Vale gurgled, his mouth bubbling blood. Ardis reached for the knife hilt. Maybe she could heal him. Save Becc from the queen's punishment. She didn't notice Beccan slip away or the glade suddenly hush into silence. Her fingers curled around the hilt and pulled.
"Oh my dear niece, what have you done?"
Ardis spun around. Queen Mallaneve and the entire Seelie Court stood behind her, the queen's magic coating them like a luminescent paint. Mother was there, face slack with defeat. The four sisters wore smug cat-smiles. But it was Beccan standing close to the queen; pretend shock widening her eyes that shrivelled Ardis's heart. This new power let Ardis see truth. And the truth of Beccan was betrayal. She had sold their friendship for clear skin and a pretty face.
Vale Anthleon gave a final gasp, shuddered and lay still. In Ardis's hand the knife dripped his blood on to the ground. Mallaneve had won.
"Ardis Larkingstar, fifth daughter of Raissa Larkingstar, heir to the Seelie throne of Knilorn, you have this night spilt faerie blood." The words came flat and rehearsed from Mallaneve's mouth. She knew how to rid herself of a troublesome niece. "The penalty for such a grave crime is banishment." No one objected. No one, not even Mother, tried to defend Ardis. The queen's magic held them all on tight leashes. "Have you anything to say for yourself, Ardis Larkingstar?"
Ardis stared. What could she do? Accuse Beccan? The Court had seen her, not Beccan Fairwood, kneeling over Vale Anthleon, the bloody knife in her hand. No, Mallaneve had orchestrated everything perfectly. Not even a queen could spill faerie blood with impunity. It was the greatest crime a fey could commit. And with no objectors, Mallaneve would be duty bound to punish her. A duty that would trump her oath to Raissa and spare her from war with the Dark king. Still Ardis cried out anyway. "It wasn't me! It wasn't me!" But no one reacted to her words. It was as if the queen's magic stuffed their ears, too.
"Very well." Mallaneve stepped forward. "Your silence speaks your guilt. You are henceforth banished from Knilorn, Ardis Larkingstar, and I curse you with the Curse of the Fallen."
For one desperate second, Ardis attempted to thrall the queen. "Be still," she started. "Be -- " But then the curse struck.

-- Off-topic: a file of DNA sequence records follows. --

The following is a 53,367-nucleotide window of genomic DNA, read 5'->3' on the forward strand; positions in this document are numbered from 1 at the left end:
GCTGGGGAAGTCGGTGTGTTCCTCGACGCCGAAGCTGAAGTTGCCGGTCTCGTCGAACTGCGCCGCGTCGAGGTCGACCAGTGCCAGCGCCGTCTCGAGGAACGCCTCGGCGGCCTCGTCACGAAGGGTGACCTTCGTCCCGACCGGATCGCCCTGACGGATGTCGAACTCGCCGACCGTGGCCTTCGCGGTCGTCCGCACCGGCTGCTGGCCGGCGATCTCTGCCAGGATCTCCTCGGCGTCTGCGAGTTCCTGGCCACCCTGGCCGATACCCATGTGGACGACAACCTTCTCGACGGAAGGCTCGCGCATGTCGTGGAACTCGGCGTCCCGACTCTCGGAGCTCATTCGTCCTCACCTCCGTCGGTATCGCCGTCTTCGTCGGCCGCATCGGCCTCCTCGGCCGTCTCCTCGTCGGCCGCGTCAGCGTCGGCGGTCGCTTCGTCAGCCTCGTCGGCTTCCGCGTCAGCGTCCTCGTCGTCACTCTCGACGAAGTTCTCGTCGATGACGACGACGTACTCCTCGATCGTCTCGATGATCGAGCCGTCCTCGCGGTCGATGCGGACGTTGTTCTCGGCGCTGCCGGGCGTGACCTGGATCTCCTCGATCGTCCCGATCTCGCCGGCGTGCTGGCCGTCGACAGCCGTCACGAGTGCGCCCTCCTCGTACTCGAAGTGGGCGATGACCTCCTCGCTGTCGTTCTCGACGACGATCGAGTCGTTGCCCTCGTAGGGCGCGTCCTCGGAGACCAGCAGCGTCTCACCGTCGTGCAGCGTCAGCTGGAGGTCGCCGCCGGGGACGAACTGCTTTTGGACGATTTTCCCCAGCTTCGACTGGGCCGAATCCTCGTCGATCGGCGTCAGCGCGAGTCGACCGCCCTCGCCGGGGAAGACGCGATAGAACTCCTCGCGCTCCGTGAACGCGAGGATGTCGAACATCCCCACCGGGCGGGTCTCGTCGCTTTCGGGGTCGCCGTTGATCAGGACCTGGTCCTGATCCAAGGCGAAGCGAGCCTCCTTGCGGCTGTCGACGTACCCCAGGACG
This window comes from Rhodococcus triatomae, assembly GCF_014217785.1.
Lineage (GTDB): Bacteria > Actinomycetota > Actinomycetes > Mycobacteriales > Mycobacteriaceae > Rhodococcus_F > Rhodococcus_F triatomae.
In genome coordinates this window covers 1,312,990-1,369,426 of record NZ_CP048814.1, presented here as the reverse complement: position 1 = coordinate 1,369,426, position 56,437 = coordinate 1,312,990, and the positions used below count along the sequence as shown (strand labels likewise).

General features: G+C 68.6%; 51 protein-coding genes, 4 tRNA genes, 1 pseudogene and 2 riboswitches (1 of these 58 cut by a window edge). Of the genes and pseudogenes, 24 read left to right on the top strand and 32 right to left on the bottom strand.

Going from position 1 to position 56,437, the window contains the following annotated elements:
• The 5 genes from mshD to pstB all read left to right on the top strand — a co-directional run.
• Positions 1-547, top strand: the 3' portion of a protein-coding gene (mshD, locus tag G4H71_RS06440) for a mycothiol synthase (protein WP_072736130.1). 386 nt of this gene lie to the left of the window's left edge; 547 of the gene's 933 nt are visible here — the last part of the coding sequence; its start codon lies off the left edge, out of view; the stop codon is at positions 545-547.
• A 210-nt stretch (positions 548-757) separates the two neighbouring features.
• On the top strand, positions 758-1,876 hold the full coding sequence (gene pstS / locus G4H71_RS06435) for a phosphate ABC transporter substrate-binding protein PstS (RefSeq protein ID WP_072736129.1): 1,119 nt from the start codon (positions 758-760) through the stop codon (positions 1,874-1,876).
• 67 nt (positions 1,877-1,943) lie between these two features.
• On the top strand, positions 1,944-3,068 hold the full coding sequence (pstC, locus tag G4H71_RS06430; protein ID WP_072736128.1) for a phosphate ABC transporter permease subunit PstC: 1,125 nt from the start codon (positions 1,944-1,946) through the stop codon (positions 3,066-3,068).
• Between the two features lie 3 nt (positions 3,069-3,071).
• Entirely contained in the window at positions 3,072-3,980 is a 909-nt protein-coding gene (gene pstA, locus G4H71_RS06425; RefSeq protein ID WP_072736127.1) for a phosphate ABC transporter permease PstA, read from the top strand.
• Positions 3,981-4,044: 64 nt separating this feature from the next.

Ardis had never known physical pain. But it scorched through her now, a burning agony that tore scream after scream from her raw throat. She seemed on fire. One half of her body suddenly a gaping wound. The hand that held the knife blistered and bubbled, skin splitting open, showing blood, her blood, pumping through twisted pink veins. White bone gleamed in the pink. Horror took her breath. Slammed her to the ground. She smelled burnt flesh, tasted bitter ash, then sank into blackness.
"Here now, girlie. You can't be blocking me doorway. Move on with you!"
"What . . . who?" Ardis opened terrified eyes. Some horribly bulging creature loomed over her, its beefy hands wielding a stick. Another creature -- a dog? -- barked furiously, slaver spitting from powerful jaws, eye-whites showing frenzy. She whimpered and tried to shrink away from them. The stick hit her in the ribs this time.
"You heard me! Move on!"
A rough hand grabbed Ardis's cloak and yanked her to her feet, choking her and dragging her cloak hood down.
"Mother of God!" The man -- Ardis had figured out what he was -- made a strange hand-crossing motion, fingers sliding from forehead to belly, from side to side, his hairy face a rictus of fear. "You're -- you're one of them!" he sputtered. "One of them cursed demon folk!" He shoved her away so hard, she fell. He kicked her this time. "Get up!" he cried. "Get up and away from here! And don't ever let me see you back on me doorstep again!"
A crowd had started to gather. More dogs circled with flattened ears and frenzied barking. "Saints preserve us!" someone gasped. "Look at her! She's cursed, that one."
"Should fetch a priest. He'll know what to do."
"Aye, likely burn her!"
The ominous words cursed, fetch and burn looped in Ardis's mind. She scrambled to her feet, frightened of the ugliness that surrounded her. Wizened crones, fat toady matrons, dirty children and thin men with coarse, poxed skin and missing teeth. Where had Mallaneve sent her? To some hellish nether world?